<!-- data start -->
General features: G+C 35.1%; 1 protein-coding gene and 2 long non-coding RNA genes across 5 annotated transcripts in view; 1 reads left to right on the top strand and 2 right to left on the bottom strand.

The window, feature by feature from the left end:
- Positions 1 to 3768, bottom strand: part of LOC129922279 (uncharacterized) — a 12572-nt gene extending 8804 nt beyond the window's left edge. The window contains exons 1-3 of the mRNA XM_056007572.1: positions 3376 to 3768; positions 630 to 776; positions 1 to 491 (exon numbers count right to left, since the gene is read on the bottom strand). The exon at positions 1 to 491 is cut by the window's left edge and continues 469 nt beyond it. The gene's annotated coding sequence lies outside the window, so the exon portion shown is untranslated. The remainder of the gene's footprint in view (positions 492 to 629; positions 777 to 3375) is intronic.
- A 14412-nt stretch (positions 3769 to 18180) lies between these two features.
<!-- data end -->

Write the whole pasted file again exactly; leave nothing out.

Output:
General features: G+C 35.1%; 1 protein-coding gene and 2 long non-coding RNA genes across 5 annotated transcripts in view; 1 reads left to right on the top strand and 2 right to left on the bottom strand.

The window, feature by feature from the left end:
- Positions 1 to 3768, bottom strand: part of LOC129922279 (uncharacterized) — a 12572-nt gene extending 8804 nt beyond the window's left edge. The window contains exons 1-3 of the mRNA XM_056007572.1: positions 3376 to 3768; positions 630 to 776; positions 1 to 491 (exon numbers count right to left, since the gene is read on the bottom strand). The exon at positions 1 to 491 is cut by the window's left edge and continues 469 nt beyond it. The gene's annotated coding sequence lies outside the window, so the exon portion shown is untranslated. The remainder of the gene's footprint in view (positions 492 to 629; positions 777 to 3375) is intronic.
- A 14412-nt stretch (positions 3769 to 18180) lies between these two features.